Pitching ideas

It may be sacrilege to say it – but is it time for us to learn from American sports and put on a bit more of a spectacle?

Soccertainment, monster trucks and multi-ball were just a few of the ideas a Budweiser advert from the Noughties jokingly threw at its British audience, with the reassuring pay-off: “You do the football, we’ll do the beer.” It worked, and we laughed, because deep down that’s what a lot of us in this country think of American sports. Smoke and mirrors and celebs and kiss-cam. Anything to distract the viewers from the fact that we don’t find their sports that interesting. People complain that they’re either too slow or complex (NFL), with nothing much at stake in the game (NBA), or there are just far too many matches (MLB). 208 million people didn’t watch this year’s Super Bowl so they could see a couple of sacks, a touchdown or a third-down interception. It was the Real Slim Shady, Snoop Dogg and some crazy pyrotechnics. Or, rather, multi-pyrotechnictainment.

At this point, you’re either nodding along because you’ve heard it all before or shaking your head because you think I don’t get American sports. Both are probably true. One thing I think we can all agree on, though, is that baseball really is dull. The most exciting thing to happen to the sport is a two-minute clip from Moneyball where Brad Pitt (playing Oakland As general manager Billy Beane) lives out the ultimate office fantasy – wait for it – by telling his colleagues he knows better than them. Using numbers and rhetoric. Real saucy.

Ten years after that Budweiser advert, and entirely unrelated, Jesse Cole founded the Savannah Bananas. Yet if he were to see that advert now, he’d probably think: “Yeah, those are some cool ideas, why not?” Here’s a man who sees sport, above all, as a way of making someone smile.

The Savannah Bananas were born out of a dream to bring colour, spirit and – above all – entertainment to baseball, a sport that has seen floundering interest. Cole was obsessed with Disney, and wanted to tap into that free-spirited fun with baseball: “We’re not in the baseball business. We’re in the entertainment business.” And boy, are they entertaining.

They joined the Coastal Plain League in 2016 and have sold out every single game since their first season. The league plays a twist on normal baseball, with the game sped up to create more drama and excitement. Despite their two league titles, the Bananas are defined by their undeniable X-factor. Back flips, trick shots, dance routines and playing on stilts are what draw in the crowds. Not to mention the vibrant colour of the whole spectacle. It’s Bananas. Now, six years later, they are starting to take off in the public eye, with roughly 2.5 million viewers on TikTok. Move over, Disneyland, Bananaland is here.

It’s not just cheap gimmicks that they use to shake things up, either. They have an all-male cheerleader team, a senior citizen dance squad and a breakdancing coach. All three are breaking boundaries of varying degrees, and while there’s no hidden political message, you can’t help but feel we all need a bit of their energy in our lives. Cole isn’t using entertainment to make up for anything; he’s using it to enhance the sport. There can be no cynical laughing at that. It’s innovation and it’s working. Oh, and the entry ticket covers everything, from your hotdog to your hot seat. If anything, that’s just makes life easier.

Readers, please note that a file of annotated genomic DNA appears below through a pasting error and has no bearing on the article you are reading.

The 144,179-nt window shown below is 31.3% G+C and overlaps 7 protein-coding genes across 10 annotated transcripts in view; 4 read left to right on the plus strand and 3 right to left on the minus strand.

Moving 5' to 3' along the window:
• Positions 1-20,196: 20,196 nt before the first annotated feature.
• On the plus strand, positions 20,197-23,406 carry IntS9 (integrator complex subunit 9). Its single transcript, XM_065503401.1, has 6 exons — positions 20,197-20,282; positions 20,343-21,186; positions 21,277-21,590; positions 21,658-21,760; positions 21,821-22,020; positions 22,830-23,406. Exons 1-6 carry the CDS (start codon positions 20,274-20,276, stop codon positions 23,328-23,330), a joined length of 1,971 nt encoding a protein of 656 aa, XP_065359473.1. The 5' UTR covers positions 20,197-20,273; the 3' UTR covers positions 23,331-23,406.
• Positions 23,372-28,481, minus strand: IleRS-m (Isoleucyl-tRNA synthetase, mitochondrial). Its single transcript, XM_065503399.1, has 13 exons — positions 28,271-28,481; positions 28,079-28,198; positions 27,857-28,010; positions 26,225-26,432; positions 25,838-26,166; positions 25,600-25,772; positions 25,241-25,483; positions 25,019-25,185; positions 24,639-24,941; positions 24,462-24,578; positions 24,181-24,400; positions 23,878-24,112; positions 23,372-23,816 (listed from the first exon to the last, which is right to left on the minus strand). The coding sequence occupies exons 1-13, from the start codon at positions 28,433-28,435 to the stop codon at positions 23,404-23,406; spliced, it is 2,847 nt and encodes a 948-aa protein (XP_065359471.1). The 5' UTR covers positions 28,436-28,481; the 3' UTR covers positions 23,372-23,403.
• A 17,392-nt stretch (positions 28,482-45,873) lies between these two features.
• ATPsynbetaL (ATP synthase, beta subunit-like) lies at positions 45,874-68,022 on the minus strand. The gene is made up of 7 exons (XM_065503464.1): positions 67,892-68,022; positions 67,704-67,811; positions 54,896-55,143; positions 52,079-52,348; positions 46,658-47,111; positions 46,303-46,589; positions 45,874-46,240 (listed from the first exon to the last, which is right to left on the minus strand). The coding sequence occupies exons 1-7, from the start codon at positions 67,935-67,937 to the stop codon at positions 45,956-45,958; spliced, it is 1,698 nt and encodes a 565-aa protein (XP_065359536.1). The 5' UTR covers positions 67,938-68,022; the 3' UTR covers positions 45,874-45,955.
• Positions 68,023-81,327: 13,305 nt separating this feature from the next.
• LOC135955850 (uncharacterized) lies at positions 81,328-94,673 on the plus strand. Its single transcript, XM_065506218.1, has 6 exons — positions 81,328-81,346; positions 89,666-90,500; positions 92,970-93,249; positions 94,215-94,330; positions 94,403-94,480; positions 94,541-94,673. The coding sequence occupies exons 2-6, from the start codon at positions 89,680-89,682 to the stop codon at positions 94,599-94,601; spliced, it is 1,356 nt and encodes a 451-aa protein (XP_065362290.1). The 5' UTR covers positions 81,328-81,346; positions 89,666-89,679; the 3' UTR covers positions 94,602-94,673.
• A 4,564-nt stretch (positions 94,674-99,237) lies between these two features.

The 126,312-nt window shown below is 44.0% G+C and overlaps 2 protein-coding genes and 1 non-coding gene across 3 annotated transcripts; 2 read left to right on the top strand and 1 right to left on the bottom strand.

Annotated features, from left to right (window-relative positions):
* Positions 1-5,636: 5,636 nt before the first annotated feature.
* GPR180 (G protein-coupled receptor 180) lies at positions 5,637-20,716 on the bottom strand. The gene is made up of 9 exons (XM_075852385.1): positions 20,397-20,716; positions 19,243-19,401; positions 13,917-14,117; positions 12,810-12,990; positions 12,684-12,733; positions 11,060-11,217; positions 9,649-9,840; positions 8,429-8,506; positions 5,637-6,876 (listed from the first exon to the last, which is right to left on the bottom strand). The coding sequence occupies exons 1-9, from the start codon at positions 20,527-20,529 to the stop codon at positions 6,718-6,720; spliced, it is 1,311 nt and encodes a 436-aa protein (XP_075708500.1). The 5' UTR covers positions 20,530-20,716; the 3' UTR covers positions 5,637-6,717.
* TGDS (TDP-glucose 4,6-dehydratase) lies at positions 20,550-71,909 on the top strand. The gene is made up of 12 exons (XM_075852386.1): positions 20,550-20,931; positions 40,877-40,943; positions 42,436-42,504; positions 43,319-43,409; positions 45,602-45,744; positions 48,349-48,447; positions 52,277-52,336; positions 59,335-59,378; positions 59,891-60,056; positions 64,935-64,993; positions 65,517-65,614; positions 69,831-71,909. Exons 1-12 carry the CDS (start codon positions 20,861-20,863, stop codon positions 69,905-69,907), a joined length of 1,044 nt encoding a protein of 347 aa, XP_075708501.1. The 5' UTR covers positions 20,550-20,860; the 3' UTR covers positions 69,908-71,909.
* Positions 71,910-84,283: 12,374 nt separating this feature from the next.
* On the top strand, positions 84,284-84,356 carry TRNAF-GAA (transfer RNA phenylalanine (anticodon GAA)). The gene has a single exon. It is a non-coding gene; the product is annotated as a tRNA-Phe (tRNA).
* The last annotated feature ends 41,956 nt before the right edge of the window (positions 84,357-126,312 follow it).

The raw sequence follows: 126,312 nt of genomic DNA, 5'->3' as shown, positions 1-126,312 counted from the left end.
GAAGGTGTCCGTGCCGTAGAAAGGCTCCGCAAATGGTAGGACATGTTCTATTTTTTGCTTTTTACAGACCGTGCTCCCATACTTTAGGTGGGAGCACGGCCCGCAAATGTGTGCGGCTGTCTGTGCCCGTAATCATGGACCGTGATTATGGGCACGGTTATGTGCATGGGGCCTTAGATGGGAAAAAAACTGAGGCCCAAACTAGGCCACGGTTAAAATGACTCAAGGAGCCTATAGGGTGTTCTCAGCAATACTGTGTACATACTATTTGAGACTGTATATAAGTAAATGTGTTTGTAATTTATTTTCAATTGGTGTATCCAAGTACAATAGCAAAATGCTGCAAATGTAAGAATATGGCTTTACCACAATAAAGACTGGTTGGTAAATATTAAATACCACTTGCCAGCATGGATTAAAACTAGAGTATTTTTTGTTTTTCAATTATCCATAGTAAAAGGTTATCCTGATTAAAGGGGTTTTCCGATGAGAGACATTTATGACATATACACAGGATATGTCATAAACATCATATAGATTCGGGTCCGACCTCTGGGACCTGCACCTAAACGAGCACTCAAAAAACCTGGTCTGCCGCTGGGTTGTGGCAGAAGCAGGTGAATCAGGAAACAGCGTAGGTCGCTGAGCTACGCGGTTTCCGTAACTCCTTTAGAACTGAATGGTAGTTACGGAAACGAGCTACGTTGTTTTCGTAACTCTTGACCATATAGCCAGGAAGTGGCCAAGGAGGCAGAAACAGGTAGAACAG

Above all, however, the team is competitive. This isn’t the Harlem Globetrotters going on a vanity tour – they play to win, and that’s where this mix becomes interesting. They’ve won more games than any team in the league since they joined. It’s not a case of being entertaining or being competitive – the Savannah Bananas are having their cake and eating it. And so are the fans.

Now, let’s spin all this around, play devil’sadvocate and take an American perspective on British sports. Well, there’s too much play-acting and time-wasting in soccer, too many strange rules in rugby, and boy, isn’t cricket just the slowest… game… ever? Five days to finish a match… and it still ends in a draw.

If you can’t fundamentally change the rules – and honestly, that’s quite tricky – why not embrace the Savannah Bananas’ vibe? Even if you do think cricket’s quirks are its charm (and I do), or that football is the best game in the world (and I do). Frankly, a bit of Savannah’s somethin’ somethin’ can’t hurt. Especially when you consider how many sports are clinging on for dear life in the UK, with low ticket sales and declining interest.

Let’s face it: not everyone going to a game is going to be mad about the actual sport on show. Football is an exception, of course. But other sports will need to find creative ways of filling seats or they’ll be heading for extinction. Darts has very much embraced chaos, while cricket is bending its way towards the Bananas, with T20 and now The Hundred. It’s inevitable that more sports will soon follow suit, little by little. And no, readers from the Jockey Club, that doesn’t mean booking Steps for a ‘post-racing DJ and dance set’.

If we learn just a little from the Savannah Bananas or American sports in general, it’s that other forms of entertainment work. We don’t have to take sport so seriously that we can’t have fun, or have so much fun that we don’t care. Let’s have both. Extra-time multi-ball perhaps not, though.

Rory Fairfax is the editor of the Fitzdares Times.

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